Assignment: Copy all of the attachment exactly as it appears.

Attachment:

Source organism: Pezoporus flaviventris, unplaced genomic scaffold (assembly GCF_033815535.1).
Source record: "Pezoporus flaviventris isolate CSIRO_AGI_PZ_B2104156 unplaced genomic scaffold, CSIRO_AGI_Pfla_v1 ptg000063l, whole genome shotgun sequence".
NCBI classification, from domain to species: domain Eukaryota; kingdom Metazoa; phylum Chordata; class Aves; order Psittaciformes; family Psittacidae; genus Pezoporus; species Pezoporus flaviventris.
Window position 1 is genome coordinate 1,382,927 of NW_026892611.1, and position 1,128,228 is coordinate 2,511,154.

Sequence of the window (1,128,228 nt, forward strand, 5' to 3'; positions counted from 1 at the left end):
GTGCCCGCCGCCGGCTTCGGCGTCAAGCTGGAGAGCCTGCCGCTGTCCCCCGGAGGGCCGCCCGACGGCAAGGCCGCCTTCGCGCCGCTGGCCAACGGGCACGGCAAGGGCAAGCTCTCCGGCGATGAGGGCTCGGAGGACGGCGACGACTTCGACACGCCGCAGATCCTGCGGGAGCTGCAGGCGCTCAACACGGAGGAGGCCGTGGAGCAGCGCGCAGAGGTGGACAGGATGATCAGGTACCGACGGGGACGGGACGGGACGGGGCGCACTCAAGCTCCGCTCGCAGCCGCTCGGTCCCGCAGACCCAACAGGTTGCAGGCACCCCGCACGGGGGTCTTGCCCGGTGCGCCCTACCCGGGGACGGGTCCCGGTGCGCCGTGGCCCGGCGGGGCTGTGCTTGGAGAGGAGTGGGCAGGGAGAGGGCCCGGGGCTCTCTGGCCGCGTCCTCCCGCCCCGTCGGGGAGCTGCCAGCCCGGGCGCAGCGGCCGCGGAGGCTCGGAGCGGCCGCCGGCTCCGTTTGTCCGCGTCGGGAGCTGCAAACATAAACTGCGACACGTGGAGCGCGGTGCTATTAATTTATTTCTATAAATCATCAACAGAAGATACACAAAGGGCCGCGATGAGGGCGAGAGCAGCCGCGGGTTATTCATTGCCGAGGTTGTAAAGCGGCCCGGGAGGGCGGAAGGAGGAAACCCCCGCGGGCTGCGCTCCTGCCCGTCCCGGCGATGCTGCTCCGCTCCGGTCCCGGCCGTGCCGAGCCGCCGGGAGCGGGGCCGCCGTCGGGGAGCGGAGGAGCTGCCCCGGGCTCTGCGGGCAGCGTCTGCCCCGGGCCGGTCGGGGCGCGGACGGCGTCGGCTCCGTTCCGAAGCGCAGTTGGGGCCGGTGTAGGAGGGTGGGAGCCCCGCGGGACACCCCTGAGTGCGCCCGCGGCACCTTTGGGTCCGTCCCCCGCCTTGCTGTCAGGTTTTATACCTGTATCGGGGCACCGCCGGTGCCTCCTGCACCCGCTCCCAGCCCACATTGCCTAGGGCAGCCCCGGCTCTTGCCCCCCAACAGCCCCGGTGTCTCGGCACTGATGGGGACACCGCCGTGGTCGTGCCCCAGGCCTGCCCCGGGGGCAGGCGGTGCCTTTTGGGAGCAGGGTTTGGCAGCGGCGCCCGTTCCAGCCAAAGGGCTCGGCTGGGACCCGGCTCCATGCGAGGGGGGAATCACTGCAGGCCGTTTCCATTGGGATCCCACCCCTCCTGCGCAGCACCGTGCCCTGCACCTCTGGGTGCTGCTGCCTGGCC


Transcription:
Source organism: Pezoporus flaviventris, unplaced genomic scaffold (assembly GCF_033815535.1).
Source record: "Pezoporus flaviventris isolate CSIRO_AGI_PZ_B2104156 unplaced genomic scaffold, CSIRO_AGI_Pfla_v1 ptg000063l, whole genome shotgun sequence".
NCBI classification, from domain to species: domain Eukaryota; kingdom Metazoa; phylum Chordata; class Aves; order Psittaciformes; family Psittacidae; genus Pezoporus; species Pezoporus flaviventris.
Window position 1 is genome coordinate 1,382,927 of NW_026892611.1, and position 1,128,228 is coordinate 2,511,154.

Sequence of the window (1,128,228 nt, forward strand, 5' to 3'; positions counted from 1 at the left end):
GTGCCCGCCGCCGGCTTCGGCGTCAAGCTGGAGAGCCTGCCGCTGTCCCCCGGAGGGCCGCCCGACGGCAAGGCCGCCTTCGCGCCGCTGGCCAACGGGCACGGCAAGGGCAAGCTCTCCGGCGATGAGGGCTCGGAGGACGGCGACGACTTCGACACGCCGCAGATCCTGCGGGAGCTGCAGGCGCTCAACACGGAGGAGGCCGTGGAGCAGCGCGCAGAGGTGGACAGGATGATCAGGTACCGACGGGGACGGGACGGGACGGGGCGCACTCAAGCTCCGCTCGCAGCCGCTCGGTCCCGCAGACCCAACAGGTTGCAGGCACCCCGCACGGGGGTCTTGCCCGGTGCGCCCTACCCGGGGACGGGTCCCGGTGCGCCGTGGCCCGGCGGGGCTGTGCTTGGAGAGGAGTGGGCAGGGAGAGGGCCCGGGGCTCTCTGGCCGCGTCCTCCCGCCCCGTCGGGGAGCTGCCAGCCCGGGCGCAGCGGCCGCGGAGGCTCGGAGCGGCCGCCGGCTCCGTTTGTCCGCGTCGGGAGCTGCAAACATAAACTGCGACACGTGGAGCGCGGTGCTATTAATTTATTTCTATAAATCATCAACAGAAGATACACAAAGGGCCGCGATGAGGGCGAGAGCAGCCGCGGGTTATTCATTGCCGAGGTTGTAAAGCGGCCCGGGAGGGCGGAAGGAGGAAACCCCCGCGGGCTGCGCTCCTGCCCGTCCCGGCGATGCTGCTCCGCTCCGGTCCCGGCCGTGCCGAGCCGCCGGGAGCGGGGCCGCCGTCGGGGAGCGGAGGAGCTGCCCCGGGCTCTGCGGGCAGCGTCTGCCCCGGGCCGGTCGGGGCGCGGACGGCGTCGGCTCCGTTCCGAAGCGCAGTTGGGGCCGGTGTAGGAGGGTGGGAGCCCCGCGGGACACCCCTGAGTGCGCCCGCGGCACCTTTGGGTCCGTCCCCCGCCTTGCTGTCAGGTTTTATACCTGTATCGGGGCACCGCCGGTGCCTCCTGCACCCGCTCCCAGCCCACATTGCCTAGGGCAGCCCCGGCTCTTGCCCCCCAACAGCCCCGGTGTCTCGGCACTGATGGGGACACCGCCGTGGTCGTGCCCCAGGCCTGCCCCGGGGGCAGGCGGTGCCTTTTGGGAGCAGGGTTTGGCAGCGGCGCCCGTTCCAGCCAAAGGGCTCGGCTGGGACCCGGCTCCATGCGAGGGGGGAATCACTGCAGGCCGTTTCCATTGGGATCCCACCCCTCCTGCGCAGCACCGTGCCCTGCACCTCTGGGTGCTGCTGCCTGGCC